Fletchers repairs ease back
The pace of home repairs being completed by Fletcher EQR has slowed as the firm begins to tackle the most complex cases.
It has completed 40,000 repairs and expects the last 35,000 to 40,000 repairs to be completed by mid-2015.
While the number of completed jobs had fallen to 1800 a month from 2000 at the peak, Fletchers was spending more, in excess of $62 million a month at its highest, Fletcher EQR chief executive David Peterson said yesterday.
Its contract with the Earthquake Commission was to complete 80 per cent by the end of next year and 100 per cent by the end of 2015.
"We will easily achieve both these targets," Peterson said.
Fletcher EQR could repair only what EQC referred to it.
"It's just the slightly frustrating thing for us is it's a little bit piecemeal,'' Peterson said.
''We don't have a huge forward workload that we know about. We have about four-plus months ahead of us, but that's not unusual. That's what we've always had."
The over-$100,000 cap repairs and rebuilds by insurance companies are only beginning to gain scale and momentum.
Canterbury Master Builders Federation spokesman Clive Barrington said many builders were frustrated by the slowness of the work coming from insurance companies and their project management offices (PMOs).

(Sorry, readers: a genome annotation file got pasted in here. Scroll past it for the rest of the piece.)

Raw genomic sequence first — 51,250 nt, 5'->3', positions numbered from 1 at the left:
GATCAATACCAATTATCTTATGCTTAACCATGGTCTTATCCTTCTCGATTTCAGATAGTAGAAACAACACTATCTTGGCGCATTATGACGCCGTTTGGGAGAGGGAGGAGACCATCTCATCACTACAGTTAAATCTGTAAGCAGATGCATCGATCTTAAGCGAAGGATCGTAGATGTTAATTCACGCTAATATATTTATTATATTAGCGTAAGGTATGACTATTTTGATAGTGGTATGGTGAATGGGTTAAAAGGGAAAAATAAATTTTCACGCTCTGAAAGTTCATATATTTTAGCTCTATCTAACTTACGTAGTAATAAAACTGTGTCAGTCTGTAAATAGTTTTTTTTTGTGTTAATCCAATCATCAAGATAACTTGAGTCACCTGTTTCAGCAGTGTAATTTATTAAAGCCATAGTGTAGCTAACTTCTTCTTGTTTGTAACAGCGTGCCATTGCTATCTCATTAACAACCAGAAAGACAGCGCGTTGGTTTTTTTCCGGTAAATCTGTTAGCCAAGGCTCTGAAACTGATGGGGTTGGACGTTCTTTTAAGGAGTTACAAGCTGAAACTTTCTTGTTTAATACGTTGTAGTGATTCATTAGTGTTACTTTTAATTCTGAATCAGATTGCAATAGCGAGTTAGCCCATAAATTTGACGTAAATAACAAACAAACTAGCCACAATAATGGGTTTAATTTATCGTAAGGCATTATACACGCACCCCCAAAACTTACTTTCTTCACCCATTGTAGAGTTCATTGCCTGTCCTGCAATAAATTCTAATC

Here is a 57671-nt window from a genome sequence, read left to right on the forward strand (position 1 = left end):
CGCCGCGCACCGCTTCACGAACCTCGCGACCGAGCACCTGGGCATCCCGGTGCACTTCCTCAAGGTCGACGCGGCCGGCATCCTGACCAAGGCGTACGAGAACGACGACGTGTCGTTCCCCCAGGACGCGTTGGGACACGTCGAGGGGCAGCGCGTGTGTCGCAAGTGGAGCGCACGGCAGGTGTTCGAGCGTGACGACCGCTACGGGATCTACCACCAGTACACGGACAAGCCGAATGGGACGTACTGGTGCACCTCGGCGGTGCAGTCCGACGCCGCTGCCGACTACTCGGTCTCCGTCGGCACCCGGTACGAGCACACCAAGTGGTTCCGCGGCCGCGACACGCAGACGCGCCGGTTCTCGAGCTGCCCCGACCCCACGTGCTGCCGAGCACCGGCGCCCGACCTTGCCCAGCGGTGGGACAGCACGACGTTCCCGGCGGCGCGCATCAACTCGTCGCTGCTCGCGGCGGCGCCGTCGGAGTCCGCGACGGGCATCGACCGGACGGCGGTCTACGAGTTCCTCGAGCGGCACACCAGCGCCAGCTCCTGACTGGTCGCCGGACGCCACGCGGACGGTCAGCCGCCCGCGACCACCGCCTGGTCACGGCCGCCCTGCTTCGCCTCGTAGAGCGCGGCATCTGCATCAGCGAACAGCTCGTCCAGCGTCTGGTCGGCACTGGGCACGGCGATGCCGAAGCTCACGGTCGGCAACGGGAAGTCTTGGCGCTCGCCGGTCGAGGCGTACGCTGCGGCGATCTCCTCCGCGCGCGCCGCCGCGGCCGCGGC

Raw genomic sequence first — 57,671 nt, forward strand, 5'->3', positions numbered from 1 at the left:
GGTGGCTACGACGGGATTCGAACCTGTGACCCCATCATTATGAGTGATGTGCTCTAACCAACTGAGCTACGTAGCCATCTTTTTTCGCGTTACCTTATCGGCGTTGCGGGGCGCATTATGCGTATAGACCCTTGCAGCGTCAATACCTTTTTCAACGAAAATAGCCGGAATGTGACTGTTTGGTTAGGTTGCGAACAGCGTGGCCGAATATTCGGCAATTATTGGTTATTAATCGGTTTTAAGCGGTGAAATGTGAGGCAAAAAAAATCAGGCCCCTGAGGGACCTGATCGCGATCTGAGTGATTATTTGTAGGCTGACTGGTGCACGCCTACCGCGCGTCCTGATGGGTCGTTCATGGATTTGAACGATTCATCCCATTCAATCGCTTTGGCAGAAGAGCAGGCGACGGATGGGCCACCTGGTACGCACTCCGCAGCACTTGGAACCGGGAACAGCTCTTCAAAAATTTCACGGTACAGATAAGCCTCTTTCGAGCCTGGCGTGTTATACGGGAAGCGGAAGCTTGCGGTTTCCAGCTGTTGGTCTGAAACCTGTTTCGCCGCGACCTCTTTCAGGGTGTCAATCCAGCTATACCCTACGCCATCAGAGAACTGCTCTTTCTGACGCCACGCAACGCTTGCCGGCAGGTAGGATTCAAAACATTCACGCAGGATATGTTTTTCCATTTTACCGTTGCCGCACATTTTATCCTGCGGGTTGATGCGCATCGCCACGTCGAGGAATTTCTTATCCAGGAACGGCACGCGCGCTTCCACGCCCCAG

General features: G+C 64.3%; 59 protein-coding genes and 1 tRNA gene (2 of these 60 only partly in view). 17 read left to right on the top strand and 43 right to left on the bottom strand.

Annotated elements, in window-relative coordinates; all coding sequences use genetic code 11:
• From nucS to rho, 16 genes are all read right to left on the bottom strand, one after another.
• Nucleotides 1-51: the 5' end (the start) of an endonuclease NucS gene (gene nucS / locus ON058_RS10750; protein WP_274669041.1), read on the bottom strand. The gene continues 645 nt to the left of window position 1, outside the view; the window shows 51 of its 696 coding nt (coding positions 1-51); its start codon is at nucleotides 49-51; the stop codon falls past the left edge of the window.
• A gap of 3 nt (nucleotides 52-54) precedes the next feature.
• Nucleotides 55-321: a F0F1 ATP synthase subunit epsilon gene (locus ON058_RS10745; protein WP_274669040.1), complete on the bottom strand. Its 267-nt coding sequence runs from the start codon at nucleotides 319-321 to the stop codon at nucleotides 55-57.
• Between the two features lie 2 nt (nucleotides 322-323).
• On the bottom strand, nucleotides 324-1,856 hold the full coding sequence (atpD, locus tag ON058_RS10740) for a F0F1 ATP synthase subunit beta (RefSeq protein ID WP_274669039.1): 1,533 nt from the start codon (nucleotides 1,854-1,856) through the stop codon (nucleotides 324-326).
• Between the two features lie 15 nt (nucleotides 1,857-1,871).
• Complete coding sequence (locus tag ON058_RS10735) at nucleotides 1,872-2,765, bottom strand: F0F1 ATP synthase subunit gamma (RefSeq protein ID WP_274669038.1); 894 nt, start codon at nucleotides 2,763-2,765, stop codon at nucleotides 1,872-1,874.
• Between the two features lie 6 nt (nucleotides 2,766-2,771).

Fletcher EQR had a system that was better to navigate than the insurance PMOs, he said.
"The only issue we've got with that is that the [Fletchers] rates now are not really high enough."
Barrington said the insurance PMOs expected builders to take the lead role, and probably 75 per cent of them did not have the skills or back-office support for that.
PMOs wanted builders to arrange the various professionals and tradesman, and while they were paid "a margin" for doing it, many did not have the skills.
The average building operation was "two men, a ute and a dog", Barrington said.
Peterson said he did not know of layoffs among building firms, but the workflow of repairs from EQC was changing to the more difficult jobs.
Fletcher EQR was allocating more work to building companies with a wider range of skills to take the lead role in the next two years of more complex repairs.
Fletcher EQR manages repairs between $15,000 and $100,000 for EQC.
Fletchers was asking builders to scope and price less work so they don't "bank" or "put it in the bottom drawer for later", Peterson said.
"What we don't want is a homeowner to have had their house scoped and then they don't see anybody for another four or five months, which is what had been starting to happen. So we have been deliberately not asking them to scope as much so we can control the rate of repair."
Fletcher EQR's advice to tradesmen had always been not to be completely reliant on the repair programme, he said.